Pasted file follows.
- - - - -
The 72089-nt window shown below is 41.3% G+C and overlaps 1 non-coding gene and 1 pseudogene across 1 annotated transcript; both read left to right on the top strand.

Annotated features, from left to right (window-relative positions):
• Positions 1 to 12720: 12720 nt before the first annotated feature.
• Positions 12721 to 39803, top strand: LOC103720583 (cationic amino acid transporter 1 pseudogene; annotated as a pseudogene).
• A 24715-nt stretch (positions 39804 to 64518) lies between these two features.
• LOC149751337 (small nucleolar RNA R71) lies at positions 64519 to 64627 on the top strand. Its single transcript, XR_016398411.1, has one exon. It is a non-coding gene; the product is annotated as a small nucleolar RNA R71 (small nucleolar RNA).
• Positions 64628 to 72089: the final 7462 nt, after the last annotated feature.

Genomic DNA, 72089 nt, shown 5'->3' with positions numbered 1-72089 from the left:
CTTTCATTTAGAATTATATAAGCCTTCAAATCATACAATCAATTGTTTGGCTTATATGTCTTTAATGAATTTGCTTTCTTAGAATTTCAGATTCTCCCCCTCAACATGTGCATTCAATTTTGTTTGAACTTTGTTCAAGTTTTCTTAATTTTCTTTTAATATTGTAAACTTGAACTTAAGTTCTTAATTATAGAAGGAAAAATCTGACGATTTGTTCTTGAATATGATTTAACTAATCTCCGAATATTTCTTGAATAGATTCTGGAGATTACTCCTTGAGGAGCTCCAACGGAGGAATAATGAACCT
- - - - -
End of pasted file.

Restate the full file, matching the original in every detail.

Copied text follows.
The 72089-nt window shown below is 41.3% G+C and overlaps 1 non-coding gene and 1 pseudogene across 1 annotated transcript; both read left to right on the top strand.

Annotated features, from left to right (window-relative positions):
• Positions 1 to 12720: 12720 nt before the first annotated feature.
• Positions 12721 to 39803, top strand: LOC103720583 (cationic amino acid transporter 1 pseudogene; annotated as a pseudogene).
• A 24715-nt stretch (positions 39804 to 64518) lies between these two features.
• LOC149751337 (small nucleolar RNA R71) lies at positions 64519 to 64627 on the top strand. Its single transcript, XR_016398411.1, has one exon. It is a non-coding gene; the product is annotated as a small nucleolar RNA R71 (small nucleolar RNA).
• Positions 64628 to 72089: the final 7462 nt, after the last annotated feature.

Genomic DNA, 72089 nt, shown 5'->3' with positions numbered 1-72089 from the left:
CTTTCATTTAGAATTATATAAGCCTTCAAATCATACAATCAATTGTTTGGCTTATATGTCTTTAATGAATTTGCTTTCTTAGAATTTCAGATTCTCCCCCTCAACATGTGCATTCAATTTTGTTTGAACTTTGTTCAAGTTTTCTTAATTTTCTTTTAATATTGTAAACTTGAACTTAAGTTCTTAATTATAGAAGGAAAAATCTGACGATTTGTTCTTGAATATGATTTAACTAATCTCCGAATATTTCTTGAATAGATTCTGGAGATTACTCCTTGAGGAGCTCCAACGGAGGAATAATGAACCT